Second-generation Japanese American Jack Dairiki shares his wish for peace, recalls hardships of war in online meeting Experienced atomic bombing while staying in Hiroshima

by Kyoko Niiyama, Staff Writer

Jack Dairiki, 90, a second-generation Japanese American living in San Francisco, California, is an atomic bomb survivor. He shared his experience of the atomic bombing with people in Hiroshima in an online meeting. Born in the United States, Mr. Dairiki experienced the atomic bombing at the age of 14 in Hiroshima, his father’s hometown. His mother and other family members in the United States went through many hardships in an internment camp for people of Japanese ancestry. This meeting was the first opportunity for Mr. Dairiki to convey to Japan his strong wish for peace which he has always had living in the U.S., the country that used atomic bombs.

Mr. Dairiki was born in 1930 in Sacramento, California, the location his parents had moved to after leaving Hiroshima. In August 1941, Mr. Dairiki visited Hiroshima with his father to see his sick grandfather. They had planned to stay there for one month. But while they were trying to obtain their passage tickets to go back to the U.S., Japanese forces attacked Pearl Harbor and the Pacific War began. They had to give up the idea of going back to the U.S.

Mr. Dairiki was admitted into a national school in the village of Okukaita (now the town of Kaita), but he had a hard time because he “didn’t understand the Japanese language at all.” As he was around the same age as his aunt Sizuko Abe (nee Dairiki), 94, a resident of Minami Ward, she kindly helped him with the language and with studying. He entered Kure City Technical School (now Kure Technical High School) and “worked as hard as other students did” as a mobilized student in 1945. The work actually involved war efforts against the U.S., but he was trying very hard to adapt himself to his surroundings.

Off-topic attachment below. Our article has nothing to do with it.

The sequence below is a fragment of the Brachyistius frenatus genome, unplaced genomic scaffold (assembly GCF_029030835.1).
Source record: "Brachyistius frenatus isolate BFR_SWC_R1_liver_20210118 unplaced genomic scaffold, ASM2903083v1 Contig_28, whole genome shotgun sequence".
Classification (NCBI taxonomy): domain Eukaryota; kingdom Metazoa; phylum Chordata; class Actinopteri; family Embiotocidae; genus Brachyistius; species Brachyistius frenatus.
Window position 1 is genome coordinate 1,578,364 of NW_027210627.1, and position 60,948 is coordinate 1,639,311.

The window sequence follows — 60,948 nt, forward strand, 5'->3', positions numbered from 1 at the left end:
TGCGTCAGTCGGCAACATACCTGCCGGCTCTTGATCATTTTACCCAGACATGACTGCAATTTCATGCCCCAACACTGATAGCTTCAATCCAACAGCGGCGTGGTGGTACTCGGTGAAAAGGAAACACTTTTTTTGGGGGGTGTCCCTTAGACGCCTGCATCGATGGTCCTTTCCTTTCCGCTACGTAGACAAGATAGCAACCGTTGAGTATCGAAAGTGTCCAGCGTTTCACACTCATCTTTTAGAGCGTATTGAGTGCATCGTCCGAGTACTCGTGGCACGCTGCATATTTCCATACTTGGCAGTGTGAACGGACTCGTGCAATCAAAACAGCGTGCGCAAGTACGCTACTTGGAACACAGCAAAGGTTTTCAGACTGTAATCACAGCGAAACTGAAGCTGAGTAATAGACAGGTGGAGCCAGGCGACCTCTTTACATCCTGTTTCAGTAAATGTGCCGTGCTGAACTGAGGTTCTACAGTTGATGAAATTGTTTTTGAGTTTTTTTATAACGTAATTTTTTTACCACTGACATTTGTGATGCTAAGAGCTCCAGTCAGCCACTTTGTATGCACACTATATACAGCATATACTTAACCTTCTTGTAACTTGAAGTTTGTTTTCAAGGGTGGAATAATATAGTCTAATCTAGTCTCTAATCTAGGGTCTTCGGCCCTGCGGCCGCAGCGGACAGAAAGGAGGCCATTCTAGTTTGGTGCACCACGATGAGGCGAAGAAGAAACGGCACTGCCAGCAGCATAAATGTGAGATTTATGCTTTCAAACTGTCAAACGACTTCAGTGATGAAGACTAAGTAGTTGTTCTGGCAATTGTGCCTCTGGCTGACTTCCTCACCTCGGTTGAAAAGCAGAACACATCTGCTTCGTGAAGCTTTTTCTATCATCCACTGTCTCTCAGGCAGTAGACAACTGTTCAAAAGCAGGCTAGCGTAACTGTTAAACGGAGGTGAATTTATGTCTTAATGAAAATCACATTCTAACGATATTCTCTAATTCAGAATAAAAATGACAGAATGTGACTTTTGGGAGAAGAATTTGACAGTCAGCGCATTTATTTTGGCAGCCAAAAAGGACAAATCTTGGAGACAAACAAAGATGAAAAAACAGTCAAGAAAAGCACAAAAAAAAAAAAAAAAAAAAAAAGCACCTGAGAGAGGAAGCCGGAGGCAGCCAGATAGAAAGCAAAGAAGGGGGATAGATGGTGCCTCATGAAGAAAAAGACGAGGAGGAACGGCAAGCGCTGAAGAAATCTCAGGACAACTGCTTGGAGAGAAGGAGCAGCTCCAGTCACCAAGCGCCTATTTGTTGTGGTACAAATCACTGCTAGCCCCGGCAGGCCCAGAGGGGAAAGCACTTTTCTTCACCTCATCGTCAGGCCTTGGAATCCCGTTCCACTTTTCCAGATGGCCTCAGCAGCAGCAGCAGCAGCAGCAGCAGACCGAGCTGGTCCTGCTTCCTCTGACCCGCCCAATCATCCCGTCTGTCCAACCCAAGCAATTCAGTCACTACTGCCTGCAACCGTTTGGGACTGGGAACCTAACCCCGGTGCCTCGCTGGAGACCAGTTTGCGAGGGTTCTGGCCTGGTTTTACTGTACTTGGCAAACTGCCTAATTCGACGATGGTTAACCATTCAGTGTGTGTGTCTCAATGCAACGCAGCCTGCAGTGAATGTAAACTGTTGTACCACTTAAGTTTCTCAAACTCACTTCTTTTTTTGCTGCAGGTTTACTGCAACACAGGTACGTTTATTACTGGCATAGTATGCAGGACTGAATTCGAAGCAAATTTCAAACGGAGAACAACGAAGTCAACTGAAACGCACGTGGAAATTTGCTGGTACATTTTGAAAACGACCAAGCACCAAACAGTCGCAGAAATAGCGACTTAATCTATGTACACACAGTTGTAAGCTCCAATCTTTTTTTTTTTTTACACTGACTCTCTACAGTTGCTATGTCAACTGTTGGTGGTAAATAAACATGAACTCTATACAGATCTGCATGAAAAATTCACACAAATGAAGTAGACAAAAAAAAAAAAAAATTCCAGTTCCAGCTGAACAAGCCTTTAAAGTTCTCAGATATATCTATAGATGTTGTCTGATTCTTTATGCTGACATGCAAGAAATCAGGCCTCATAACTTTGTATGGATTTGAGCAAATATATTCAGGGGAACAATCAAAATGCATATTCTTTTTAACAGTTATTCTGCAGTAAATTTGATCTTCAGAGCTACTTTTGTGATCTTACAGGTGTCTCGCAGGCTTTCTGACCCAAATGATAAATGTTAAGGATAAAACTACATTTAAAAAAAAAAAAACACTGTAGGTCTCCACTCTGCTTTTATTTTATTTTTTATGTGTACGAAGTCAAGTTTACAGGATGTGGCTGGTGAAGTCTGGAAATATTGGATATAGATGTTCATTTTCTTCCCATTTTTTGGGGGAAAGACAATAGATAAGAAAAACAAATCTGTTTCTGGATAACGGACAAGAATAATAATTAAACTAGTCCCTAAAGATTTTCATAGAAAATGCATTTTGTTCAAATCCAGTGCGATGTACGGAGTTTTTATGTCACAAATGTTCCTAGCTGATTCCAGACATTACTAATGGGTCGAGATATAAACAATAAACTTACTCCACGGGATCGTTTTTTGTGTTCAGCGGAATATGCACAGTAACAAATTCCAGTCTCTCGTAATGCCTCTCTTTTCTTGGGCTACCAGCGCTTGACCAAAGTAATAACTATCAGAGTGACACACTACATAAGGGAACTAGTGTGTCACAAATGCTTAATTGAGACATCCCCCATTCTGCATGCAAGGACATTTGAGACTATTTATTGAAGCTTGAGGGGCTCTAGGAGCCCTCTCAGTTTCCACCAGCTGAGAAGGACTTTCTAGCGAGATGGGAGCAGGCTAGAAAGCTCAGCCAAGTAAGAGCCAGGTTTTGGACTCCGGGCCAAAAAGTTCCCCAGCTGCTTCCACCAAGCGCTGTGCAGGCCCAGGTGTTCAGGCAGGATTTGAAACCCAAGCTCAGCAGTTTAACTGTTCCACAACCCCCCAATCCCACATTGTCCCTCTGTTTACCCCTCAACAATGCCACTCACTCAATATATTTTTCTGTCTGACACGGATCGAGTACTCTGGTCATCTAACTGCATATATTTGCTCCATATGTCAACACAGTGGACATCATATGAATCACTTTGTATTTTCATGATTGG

He was at Toyo Kogyo (now Mazda Motor Corporation) in the town of Fuchu when the bomb detonated. He was about to leave for the center of Hiroshima to help dismantle houses to create a fire break. “We didn’t leave as early as on other days. If we had arrived at the city center earlier….”

The rest of his family living in Sacramento were sent to the Tule Lake concentration camp in the northern part of California. His mother gave birth to a girl there. His younger brother died at the age of 8.

After going back to the U.S. in 1948, Mr. Dairiki worked as an architect. As he grew older, he began to tell his experience at a temple in San Francisco and at local colleges. The bomb’s heat rays burned the right side of Ms. Abe’s body, but she played a big role in the A-bomb survivors’ movement and sharing of A-bomb experiences since the 1950s despite her suffering. She is well known both at home and abroad. She and Mr. Dairiki have kept exchanging letters, cheering each other up.

This online meeting was organized by the Hiroshima Phoenix Toastmasters Club, which works on training leaders and expressing themselves in English. Fifty-one people attended the meeting. Mr. Dairiki said, “As I felt a blinding light, I covered my eyes with my fingers and fell down to the ground.” He also described with gestures what he saw, including people pleading for water and people walking while dragging the skin of their arms which peeled off because of burns.

Asked his opinion about nuclear weapons, he said, “The use of nuclear weapons inflicts immeasurable harmful effects on the health of people and the environment all over the world. This is the reason why it is important not to use them and not to let people use them.” Bunzo Suzuki, 81, the head of the club, said, “I believe he had to go through incredible hardships while he kept conveying his experience in the U.S. We will hand down his wish for peace in Hiroshima.”

(Originally published on July 13, 2021)